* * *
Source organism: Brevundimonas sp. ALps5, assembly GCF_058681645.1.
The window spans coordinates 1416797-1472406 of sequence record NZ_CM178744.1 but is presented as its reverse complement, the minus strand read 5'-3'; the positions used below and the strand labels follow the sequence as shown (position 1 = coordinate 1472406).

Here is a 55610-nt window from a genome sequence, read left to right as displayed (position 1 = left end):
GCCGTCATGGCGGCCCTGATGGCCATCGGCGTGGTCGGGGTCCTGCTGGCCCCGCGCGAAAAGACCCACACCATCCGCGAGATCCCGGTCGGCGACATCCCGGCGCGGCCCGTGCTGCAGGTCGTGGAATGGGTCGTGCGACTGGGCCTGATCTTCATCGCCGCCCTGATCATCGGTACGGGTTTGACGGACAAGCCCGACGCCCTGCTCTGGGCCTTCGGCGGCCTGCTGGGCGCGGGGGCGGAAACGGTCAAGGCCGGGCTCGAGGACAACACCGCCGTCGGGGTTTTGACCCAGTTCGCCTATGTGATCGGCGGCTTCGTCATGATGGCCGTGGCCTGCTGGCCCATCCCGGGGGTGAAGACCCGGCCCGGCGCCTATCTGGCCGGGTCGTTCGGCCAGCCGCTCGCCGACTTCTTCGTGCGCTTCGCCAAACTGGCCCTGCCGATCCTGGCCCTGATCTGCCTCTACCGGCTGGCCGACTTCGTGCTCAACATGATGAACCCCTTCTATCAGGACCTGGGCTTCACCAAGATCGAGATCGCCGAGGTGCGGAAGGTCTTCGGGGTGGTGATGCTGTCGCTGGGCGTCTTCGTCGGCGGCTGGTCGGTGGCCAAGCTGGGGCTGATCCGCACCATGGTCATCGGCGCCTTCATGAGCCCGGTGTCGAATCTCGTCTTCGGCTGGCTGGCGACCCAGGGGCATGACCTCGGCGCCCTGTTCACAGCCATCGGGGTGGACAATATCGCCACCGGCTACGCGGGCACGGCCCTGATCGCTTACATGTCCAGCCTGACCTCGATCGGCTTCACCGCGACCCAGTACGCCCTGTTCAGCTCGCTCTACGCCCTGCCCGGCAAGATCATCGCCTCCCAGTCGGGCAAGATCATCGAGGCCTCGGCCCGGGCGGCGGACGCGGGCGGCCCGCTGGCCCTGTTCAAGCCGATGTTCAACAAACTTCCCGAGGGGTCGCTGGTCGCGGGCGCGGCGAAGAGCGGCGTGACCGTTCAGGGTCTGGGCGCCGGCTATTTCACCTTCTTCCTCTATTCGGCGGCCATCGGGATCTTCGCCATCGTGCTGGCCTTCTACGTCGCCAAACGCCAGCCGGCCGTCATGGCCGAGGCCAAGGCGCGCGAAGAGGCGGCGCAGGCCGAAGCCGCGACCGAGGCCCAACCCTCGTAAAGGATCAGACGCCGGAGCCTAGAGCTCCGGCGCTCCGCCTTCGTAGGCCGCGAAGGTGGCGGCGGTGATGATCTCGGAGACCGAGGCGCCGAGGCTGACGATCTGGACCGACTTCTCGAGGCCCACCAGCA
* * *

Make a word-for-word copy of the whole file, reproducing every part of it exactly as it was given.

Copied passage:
Source organism: Brevundimonas sp. ALps5, assembly GCF_058681645.1.
The window spans coordinates 1416797-1472406 of sequence record NZ_CM178744.1 but is presented as its reverse complement, the minus strand read 5'-3'; the positions used below and the strand labels follow the sequence as shown (position 1 = coordinate 1472406).

Here is a 55610-nt window from a genome sequence, read left to right as displayed (position 1 = left end):
GCCGTCATGGCGGCCCTGATGGCCATCGGCGTGGTCGGGGTCCTGCTGGCCCCGCGCGAAAAGACCCACACCATCCGCGAGATCCCGGTCGGCGACATCCCGGCGCGGCCCGTGCTGCAGGTCGTGGAATGGGTCGTGCGACTGGGCCTGATCTTCATCGCCGCCCTGATCATCGGTACGGGTTTGACGGACAAGCCCGACGCCCTGCTCTGGGCCTTCGGCGGCCTGCTGGGCGCGGGGGCGGAAACGGTCAAGGCCGGGCTCGAGGACAACACCGCCGTCGGGGTTTTGACCCAGTTCGCCTATGTGATCGGCGGCTTCGTCATGATGGCCGTGGCCTGCTGGCCCATCCCGGGGGTGAAGACCCGGCCCGGCGCCTATCTGGCCGGGTCGTTCGGCCAGCCGCTCGCCGACTTCTTCGTGCGCTTCGCCAAACTGGCCCTGCCGATCCTGGCCCTGATCTGCCTCTACCGGCTGGCCGACTTCGTGCTCAACATGATGAACCCCTTCTATCAGGACCTGGGCTTCACCAAGATCGAGATCGCCGAGGTGCGGAAGGTCTTCGGGGTGGTGATGCTGTCGCTGGGCGTCTTCGTCGGCGGCTGGTCGGTGGCCAAGCTGGGGCTGATCCGCACCATGGTCATCGGCGCCTTCATGAGCCCGGTGTCGAATCTCGTCTTCGGCTGGCTGGCGACCCAGGGGCATGACCTCGGCGCCCTGTTCACAGCCATCGGGGTGGACAATATCGCCACCGGCTACGCGGGCACGGCCCTGATCGCTTACATGTCCAGCCTGACCTCGATCGGCTTCACCGCGACCCAGTACGCCCTGTTCAGCTCGCTCTACGCCCTGCCCGGCAAGATCATCGCCTCCCAGTCGGGCAAGATCATCGAGGCCTCGGCCCGGGCGGCGGACGCGGGCGGCCCGCTGGCCCTGTTCAAGCCGATGTTCAACAAACTTCCCGAGGGGTCGCTGGTCGCGGGCGCGGCGAAGAGCGGCGTGACCGTTCAGGGTCTGGGCGCCGGCTATTTCACCTTCTTCCTCTATTCGGCGGCCATCGGGATCTTCGCCATCGTGCTGGCCTTCTACGTCGCCAAACGCCAGCCGGCCGTCATGGCCGAGGCCAAGGCGCGCGAAGAGGCGGCGCAGGCCGAAGCCGCGACCGAGGCCCAACCCTCGTAAAGGATCAGACGCCGGAGCCTAGAGCTCCGGCGCTCCGCCTTCGTAGGCCGCGAAGGTGGCGGCGGTGATGATCTCGGAGACCGAGGCGCCGAGGCTGACGATCTGGACCGACTTCTCGAGGCCCACCAGCA